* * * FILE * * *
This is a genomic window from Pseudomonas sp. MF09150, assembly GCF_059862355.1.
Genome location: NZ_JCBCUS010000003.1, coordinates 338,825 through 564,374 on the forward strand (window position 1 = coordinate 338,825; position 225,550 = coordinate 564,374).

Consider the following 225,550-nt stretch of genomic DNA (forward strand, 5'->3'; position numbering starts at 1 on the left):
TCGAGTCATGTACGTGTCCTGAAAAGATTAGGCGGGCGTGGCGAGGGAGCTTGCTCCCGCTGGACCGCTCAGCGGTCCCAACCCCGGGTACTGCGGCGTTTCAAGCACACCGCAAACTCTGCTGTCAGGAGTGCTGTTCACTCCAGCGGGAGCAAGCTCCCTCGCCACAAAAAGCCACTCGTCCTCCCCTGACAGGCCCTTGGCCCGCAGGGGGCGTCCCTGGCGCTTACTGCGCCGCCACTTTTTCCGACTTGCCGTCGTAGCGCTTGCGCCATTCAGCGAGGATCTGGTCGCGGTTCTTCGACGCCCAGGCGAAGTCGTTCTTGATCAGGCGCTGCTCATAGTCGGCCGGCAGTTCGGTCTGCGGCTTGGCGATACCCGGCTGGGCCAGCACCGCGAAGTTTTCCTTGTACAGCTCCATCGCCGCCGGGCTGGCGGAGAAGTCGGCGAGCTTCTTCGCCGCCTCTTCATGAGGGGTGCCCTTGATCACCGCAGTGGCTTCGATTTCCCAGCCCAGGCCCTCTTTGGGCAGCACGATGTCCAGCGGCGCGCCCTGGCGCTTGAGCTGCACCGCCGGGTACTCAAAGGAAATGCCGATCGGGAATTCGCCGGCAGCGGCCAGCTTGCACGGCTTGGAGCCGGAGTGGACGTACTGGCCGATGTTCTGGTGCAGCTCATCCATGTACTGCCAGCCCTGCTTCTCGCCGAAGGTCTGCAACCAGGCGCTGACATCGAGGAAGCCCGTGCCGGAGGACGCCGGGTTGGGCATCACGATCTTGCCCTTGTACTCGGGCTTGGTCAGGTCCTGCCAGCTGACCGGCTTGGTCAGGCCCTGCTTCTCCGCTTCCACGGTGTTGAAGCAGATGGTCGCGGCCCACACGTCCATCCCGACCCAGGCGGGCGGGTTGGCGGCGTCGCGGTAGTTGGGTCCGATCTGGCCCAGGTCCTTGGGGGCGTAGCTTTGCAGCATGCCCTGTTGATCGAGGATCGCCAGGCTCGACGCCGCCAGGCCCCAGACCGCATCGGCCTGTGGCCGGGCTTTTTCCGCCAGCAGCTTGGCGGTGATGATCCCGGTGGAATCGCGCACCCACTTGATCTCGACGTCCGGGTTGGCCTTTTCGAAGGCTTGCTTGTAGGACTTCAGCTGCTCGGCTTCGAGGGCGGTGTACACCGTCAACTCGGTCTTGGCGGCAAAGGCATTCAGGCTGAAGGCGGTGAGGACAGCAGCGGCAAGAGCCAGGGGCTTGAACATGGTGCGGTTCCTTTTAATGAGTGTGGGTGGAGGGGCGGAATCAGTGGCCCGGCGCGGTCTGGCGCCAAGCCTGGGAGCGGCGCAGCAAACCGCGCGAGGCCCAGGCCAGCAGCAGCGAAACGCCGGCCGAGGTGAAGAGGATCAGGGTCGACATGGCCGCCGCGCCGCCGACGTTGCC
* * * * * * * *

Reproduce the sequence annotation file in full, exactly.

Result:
This is a genomic window from Pseudomonas sp. MF09150, assembly GCF_059862355.1.
Genome location: NZ_JCBCUS010000003.1, coordinates 338,825 through 564,374 on the forward strand (window position 1 = coordinate 338,825; position 225,550 = coordinate 564,374).

Consider the following 225,550-nt stretch of genomic DNA (forward strand, 5'->3'; position numbering starts at 1 on the left):
TCGAGTCATGTACGTGTCCTGAAAAGATTAGGCGGGCGTGGCGAGGGAGCTTGCTCCCGCTGGACCGCTCAGCGGTCCCAACCCCGGGTACTGCGGCGTTTCAAGCACACCGCAAACTCTGCTGTCAGGAGTGCTGTTCACTCCAGCGGGAGCAAGCTCCCTCGCCACAAAAAGCCACTCGTCCTCCCCTGACAGGCCCTTGGCCCGCAGGGGGCGTCCCTGGCGCTTACTGCGCCGCCACTTTTTCCGACTTGCCGTCGTAGCGCTTGCGCCATTCAGCGAGGATCTGGTCGCGGTTCTTCGACGCCCAGGCGAAGTCGTTCTTGATCAGGCGCTGCTCATAGTCGGCCGGCAGTTCGGTCTGCGGCTTGGCGATACCCGGCTGGGCCAGCACCGCGAAGTTTTCCTTGTACAGCTCCATCGCCGCCGGGCTGGCGGAGAAGTCGGCGAGCTTCTTCGCCGCCTCTTCATGAGGGGTGCCCTTGATCACCGCAGTGGCTTCGATTTCCCAGCCCAGGCCCTCTTTGGGCAGCACGATGTCCAGCGGCGCGCCCTGGCGCTTGAGCTGCACCGCCGGGTACTCAAAGGAAATGCCGATCGGGAATTCGCCGGCAGCGGCCAGCTTGCACGGCTTGGAGCCGGAGTGGACGTACTGGCCGATGTTCTGGTGCAGCTCATCCATGTACTGCCAGCCCTGCTTCTCGCCGAAGGTCTGCAACCAGGCGCTGACATCGAGGAAGCCCGTGCCGGAGGACGCCGGGTTGGGCATCACGATCTTGCCCTTGTACTCGGGCTTGGTCAGGTCCTGCCAGCTGACCGGCTTGGTCAGGCCCTGCTTCTCCGCTTCCACGGTGTTGAAGCAGATGGTCGCGGCCCACACGTCCATCCCGACCCAGGCGGGCGGGTTGGCGGCGTCGCGGTAGTTGGGTCCGATCTGGCCCAGGTCCTTGGGGGCGTAGCTTTGCAGCATGCCCTGTTGATCGAGGATCGCCAGGCTCGACGCCGCCAGGCCCCAGACCGCATCGGCCTGTGGCCGGGCTTTTTCCGCCAGCAGCTTGGCGGTGATGATCCCGGTGGAATCGCGCACCCACTTGATCTCGACGTCCGGGTTGGCCTTTTCGAAGGCTTGCTTGTAGGACTTCAGCTGCTCGGCTTCGAGGGCGGTGTACACCGTCAACTCGGTCTTGGCGGCAAAGGCATTCAGGCTGAAGGCGGTGAGGACAGCAGCGGCAAGAGCCAGGGGCTTGAACATGGTGCGGTTCCTTTTAATGAGTGTGGGTGGAGGGGCGGAATCAGTGGCCCGGCGCGGTCTGGCGCCAAGCCTGGGAGCGGCGCAGCAAACCGCGCGAGGCCCAGGCCAGCAGCAGCGAAACGCCGGCCGAGGTGAAGAGGATCAGGGTCGACATGGCCGCCGCGCCGCCGACGTTGCC